It’s time for our annual countdown of the best 25 Nashville Predators players under 25 years old.
This is not only a tradition here at OTF, but is also something that you might see at many other SBNation NHL blogs. The premise is simple: rank the 25 best players who have not yet reached their 25th birthday (as of August 1st, 2017).
At #8, Colton Sissons.
Colton Sissons presents an interesting case moving forward in the franchise. He’s now known as the scorer of the important hat trick in franchise history, yet his place in the lineup is not incredibly solidified. But, let’s go through a brief background before we get to that.
Drafted back in 2012, I distinctly remember Sissons falling victim to the same role-player pigeon-holing that Justin Kirkland did (with the same comparison too - Mike Fisher). And, again, that isn’t an awful comparison, but it does highlight teams tendencies to go with conservative picks. Regardless, Sissons put up good numbers for Kelowna in the WHL. Sissons, in 182 games, scored 71 goals and 149 points; his breakout season was after the Preds drafted him in 2012-13 where he posted 67 points in 61 games.
Unfortunately, unlike Kirkland, Sissons was not caught behind highly-touted prospects in the lineup during most of his junior career. In 2013-14, Sissons appeared in 17 games for Nashville and 62 for Milwaukee. He finished that season with 44 points in the AHL - pretty good for his first pro season. The next year was spent entirely in Milwaukee where he dipped to 42 points in 76 games, but became a strong leader on that squad. As captain of the Ads in 2015-16, Sissons only managed 19 points in 38 games and six points in 34 games for Nashville.
At the beginning of this past season, it was largely believed Sissons would have a permanent home in the Nashville lineup (especially with Austin Watson being sent down early), however, Sissons only appeared in 58 games, was often a healthy scratch, and put together an eight goal, 10 point campaign. On the contrary, his playoff performance spoke for itself. Sissons, including that hat trick in Game 6 of the Western Conference Final, posted 12 points in 22 playoff games and did a decent job of filling the lineup when Johansen and Fisher went down with injury.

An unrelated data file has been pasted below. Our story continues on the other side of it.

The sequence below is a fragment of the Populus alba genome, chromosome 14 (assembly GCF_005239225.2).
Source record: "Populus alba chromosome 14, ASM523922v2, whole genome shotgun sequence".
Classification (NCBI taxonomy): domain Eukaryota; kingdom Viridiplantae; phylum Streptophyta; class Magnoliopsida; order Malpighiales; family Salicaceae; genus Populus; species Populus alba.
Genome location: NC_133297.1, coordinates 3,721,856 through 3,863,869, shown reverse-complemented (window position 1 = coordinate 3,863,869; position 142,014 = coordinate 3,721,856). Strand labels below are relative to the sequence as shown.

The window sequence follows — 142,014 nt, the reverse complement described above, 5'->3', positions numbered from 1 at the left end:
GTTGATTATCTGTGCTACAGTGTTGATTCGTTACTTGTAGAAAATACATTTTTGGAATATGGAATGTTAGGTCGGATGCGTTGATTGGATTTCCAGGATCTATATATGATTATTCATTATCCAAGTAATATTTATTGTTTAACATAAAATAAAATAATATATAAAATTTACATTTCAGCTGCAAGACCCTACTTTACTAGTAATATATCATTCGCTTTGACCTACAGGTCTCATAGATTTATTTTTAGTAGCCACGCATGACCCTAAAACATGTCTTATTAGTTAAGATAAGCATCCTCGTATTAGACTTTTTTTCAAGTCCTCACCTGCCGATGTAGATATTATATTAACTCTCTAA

Obviously, it wasn’t enough, and we shouldn’t have expected it to be. Kate (@statswithkate) wrote an excellent piece on Sissons earlier this summer, and its very important to this discussion, so please go read it! I’ll siphon from it a bit for the sake of this projection. As Kate mentions, Sissons doesn’t necessarily have a specific skill that can guarantee a bump in offensive production. He’s mostly ridden above-average shooting percentages since coming into the league (including 21.4% in the playoffs), is relatively average in the faceoff circle, and won’t command the linemates or icetime to increase his shot totals. He has spent most of his NHL career playing with Austin Watson, but, in a small sample size, still seems somewhat dependent on him (as seen below) [sidenote: go check out Ryan Stimson’s Passing Project work]
Sissons’ primary assists rate is rather excellent for a fourth line player, but his game seems to suffer in other facets of pushing play up the ice (especially his transition game).
I think there is a general longing for Sissons to step up and contribute 10 to 15 goals and 25 to 30 points moving forward, but I’m not so sure I see it happening. He’s gone on record admitting that improvement is needed in his offensive game, and I think this season would be a great opportunity to improve his transition play and passing skills without looking to be a high-volume shooter or goal scorer.
Sissons’ game is pretty well understood at this point. He isn’t an excellent skater and doesn’t have great hands, but he can keep up with the play and is responsible in his own end. He can play well in front of the net, but his size will keep him outside the slot from time to time. Overall, an effective, bottom-half player.
This season will be interesting to see how much longer Sissons’ leash gets. I would expect a small bump in playing time and maybe in offensive production, but overall, it will be much of what we saw last season: above average fourth-line play down the middle.
Sissons is entering the second year of his bridge contract. He will make $650 K this season with a cap hit of $625 K to the Preds’ books. Upon expiry after 2018-19, he will be a restricted free agent.